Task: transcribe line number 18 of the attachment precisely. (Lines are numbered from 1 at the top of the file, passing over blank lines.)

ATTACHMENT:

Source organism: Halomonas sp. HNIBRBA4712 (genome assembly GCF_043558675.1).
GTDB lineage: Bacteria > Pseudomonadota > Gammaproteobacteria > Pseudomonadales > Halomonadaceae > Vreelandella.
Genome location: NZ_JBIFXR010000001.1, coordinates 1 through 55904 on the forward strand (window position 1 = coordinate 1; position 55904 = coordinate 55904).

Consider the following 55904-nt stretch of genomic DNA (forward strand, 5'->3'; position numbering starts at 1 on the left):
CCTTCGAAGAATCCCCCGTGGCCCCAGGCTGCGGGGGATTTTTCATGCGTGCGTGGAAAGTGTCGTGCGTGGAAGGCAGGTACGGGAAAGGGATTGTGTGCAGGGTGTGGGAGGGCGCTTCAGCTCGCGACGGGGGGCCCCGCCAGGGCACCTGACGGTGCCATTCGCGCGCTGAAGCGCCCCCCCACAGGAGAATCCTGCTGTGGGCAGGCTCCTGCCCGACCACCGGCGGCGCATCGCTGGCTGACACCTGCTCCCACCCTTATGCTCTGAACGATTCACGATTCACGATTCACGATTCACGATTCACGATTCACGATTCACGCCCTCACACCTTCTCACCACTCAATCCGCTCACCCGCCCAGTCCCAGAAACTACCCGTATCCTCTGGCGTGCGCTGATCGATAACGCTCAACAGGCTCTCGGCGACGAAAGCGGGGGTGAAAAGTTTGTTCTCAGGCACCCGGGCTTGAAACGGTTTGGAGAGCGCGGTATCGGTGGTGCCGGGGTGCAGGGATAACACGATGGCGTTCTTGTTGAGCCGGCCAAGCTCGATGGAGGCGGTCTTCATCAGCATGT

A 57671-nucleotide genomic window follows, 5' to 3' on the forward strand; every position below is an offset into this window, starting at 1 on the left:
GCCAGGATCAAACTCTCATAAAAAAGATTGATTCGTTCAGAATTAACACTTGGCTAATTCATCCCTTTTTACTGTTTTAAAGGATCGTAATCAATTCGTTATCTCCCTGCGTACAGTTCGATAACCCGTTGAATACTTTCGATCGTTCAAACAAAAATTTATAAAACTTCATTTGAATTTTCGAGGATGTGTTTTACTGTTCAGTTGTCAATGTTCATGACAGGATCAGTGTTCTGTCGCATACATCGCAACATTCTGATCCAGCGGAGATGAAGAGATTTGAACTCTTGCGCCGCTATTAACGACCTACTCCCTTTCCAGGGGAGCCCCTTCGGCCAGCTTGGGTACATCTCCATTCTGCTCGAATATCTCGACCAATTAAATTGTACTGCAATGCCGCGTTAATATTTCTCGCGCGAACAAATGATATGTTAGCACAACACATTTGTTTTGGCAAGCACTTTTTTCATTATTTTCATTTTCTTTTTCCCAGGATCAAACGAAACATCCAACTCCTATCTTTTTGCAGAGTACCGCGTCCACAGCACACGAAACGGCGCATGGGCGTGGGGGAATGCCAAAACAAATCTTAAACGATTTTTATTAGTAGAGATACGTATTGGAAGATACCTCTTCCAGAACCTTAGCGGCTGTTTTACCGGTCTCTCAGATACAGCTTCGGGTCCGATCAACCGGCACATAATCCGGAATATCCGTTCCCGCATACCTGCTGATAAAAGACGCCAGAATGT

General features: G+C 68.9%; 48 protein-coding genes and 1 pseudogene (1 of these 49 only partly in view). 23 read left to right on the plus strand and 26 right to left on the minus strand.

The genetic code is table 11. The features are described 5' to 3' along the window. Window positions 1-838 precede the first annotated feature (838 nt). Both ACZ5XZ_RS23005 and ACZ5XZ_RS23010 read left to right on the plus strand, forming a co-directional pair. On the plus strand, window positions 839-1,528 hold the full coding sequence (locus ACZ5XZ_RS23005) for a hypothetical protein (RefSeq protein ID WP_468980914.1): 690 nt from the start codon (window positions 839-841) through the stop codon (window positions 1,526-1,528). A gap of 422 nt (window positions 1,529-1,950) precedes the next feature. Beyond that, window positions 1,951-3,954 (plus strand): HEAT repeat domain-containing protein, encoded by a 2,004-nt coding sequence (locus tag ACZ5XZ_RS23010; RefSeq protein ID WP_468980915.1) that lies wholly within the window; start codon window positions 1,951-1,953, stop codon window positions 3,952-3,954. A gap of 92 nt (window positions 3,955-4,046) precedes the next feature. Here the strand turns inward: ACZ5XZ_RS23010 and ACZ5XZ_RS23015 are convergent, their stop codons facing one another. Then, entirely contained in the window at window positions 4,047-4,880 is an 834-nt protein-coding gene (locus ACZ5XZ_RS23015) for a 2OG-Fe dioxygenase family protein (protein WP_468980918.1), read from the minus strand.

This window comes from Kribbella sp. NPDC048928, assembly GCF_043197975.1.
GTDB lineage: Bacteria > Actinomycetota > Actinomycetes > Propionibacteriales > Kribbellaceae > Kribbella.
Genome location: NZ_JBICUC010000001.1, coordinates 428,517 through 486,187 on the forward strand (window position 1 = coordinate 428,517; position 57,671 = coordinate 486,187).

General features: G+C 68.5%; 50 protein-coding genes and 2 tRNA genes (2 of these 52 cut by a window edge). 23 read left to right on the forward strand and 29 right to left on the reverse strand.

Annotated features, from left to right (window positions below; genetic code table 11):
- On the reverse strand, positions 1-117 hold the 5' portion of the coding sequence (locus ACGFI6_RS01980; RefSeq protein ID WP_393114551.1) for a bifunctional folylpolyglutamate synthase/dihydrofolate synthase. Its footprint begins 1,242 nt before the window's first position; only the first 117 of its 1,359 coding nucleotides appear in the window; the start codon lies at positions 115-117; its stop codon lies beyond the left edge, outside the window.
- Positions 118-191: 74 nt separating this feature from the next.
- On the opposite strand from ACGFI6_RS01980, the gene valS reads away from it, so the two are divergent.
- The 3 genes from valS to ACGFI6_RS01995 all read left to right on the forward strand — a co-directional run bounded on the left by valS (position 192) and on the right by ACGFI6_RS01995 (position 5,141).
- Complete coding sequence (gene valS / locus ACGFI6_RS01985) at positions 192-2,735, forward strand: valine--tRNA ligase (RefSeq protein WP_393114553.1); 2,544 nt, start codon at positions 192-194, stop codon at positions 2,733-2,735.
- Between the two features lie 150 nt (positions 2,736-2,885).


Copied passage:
- The 3 genes from valS to ACGFI6_RS01995 all read left to right on the forward strand — a co-directional run bounded on the left by valS (position 192) and on the right by ACGFI6_RS01995 (position 5,141).